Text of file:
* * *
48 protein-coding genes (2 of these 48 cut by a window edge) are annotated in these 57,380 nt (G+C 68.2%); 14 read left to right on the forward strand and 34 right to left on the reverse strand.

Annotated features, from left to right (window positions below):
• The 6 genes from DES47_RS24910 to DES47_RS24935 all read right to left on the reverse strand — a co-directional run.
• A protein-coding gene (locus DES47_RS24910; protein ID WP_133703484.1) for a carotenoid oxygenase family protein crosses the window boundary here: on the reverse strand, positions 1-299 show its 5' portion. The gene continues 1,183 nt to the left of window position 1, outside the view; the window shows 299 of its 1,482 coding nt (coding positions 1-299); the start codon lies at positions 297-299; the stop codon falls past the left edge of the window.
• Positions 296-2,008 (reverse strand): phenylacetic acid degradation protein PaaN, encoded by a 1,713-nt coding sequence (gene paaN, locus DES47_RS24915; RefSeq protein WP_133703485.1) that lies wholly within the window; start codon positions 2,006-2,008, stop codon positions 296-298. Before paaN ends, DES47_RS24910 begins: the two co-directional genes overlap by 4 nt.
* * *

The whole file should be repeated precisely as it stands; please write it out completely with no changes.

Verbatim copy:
48 protein-coding genes (2 of these 48 cut by a window edge) are annotated in these 57,380 nt (G+C 68.2%); 14 read left to right on the forward strand and 34 right to left on the reverse strand.

Annotated features, from left to right (window positions below):
• The 6 genes from DES47_RS24910 to DES47_RS24935 all read right to left on the reverse strand — a co-directional run.
• A protein-coding gene (locus DES47_RS24910; protein ID WP_133703484.1) for a carotenoid oxygenase family protein crosses the window boundary here: on the reverse strand, positions 1-299 show its 5' portion. The gene continues 1,183 nt to the left of window position 1, outside the view; the window shows 299 of its 1,482 coding nt (coding positions 1-299); the start codon lies at positions 297-299; the stop codon falls past the left edge of the window.
• Positions 296-2,008 (reverse strand): phenylacetic acid degradation protein PaaN, encoded by a 1,713-nt coding sequence (gene paaN, locus DES47_RS24915; RefSeq protein WP_133703485.1) that lies wholly within the window; start codon positions 2,006-2,008, stop codon positions 296-298. Before paaN ends, DES47_RS24910 begins: the two co-directional genes overlap by 4 nt.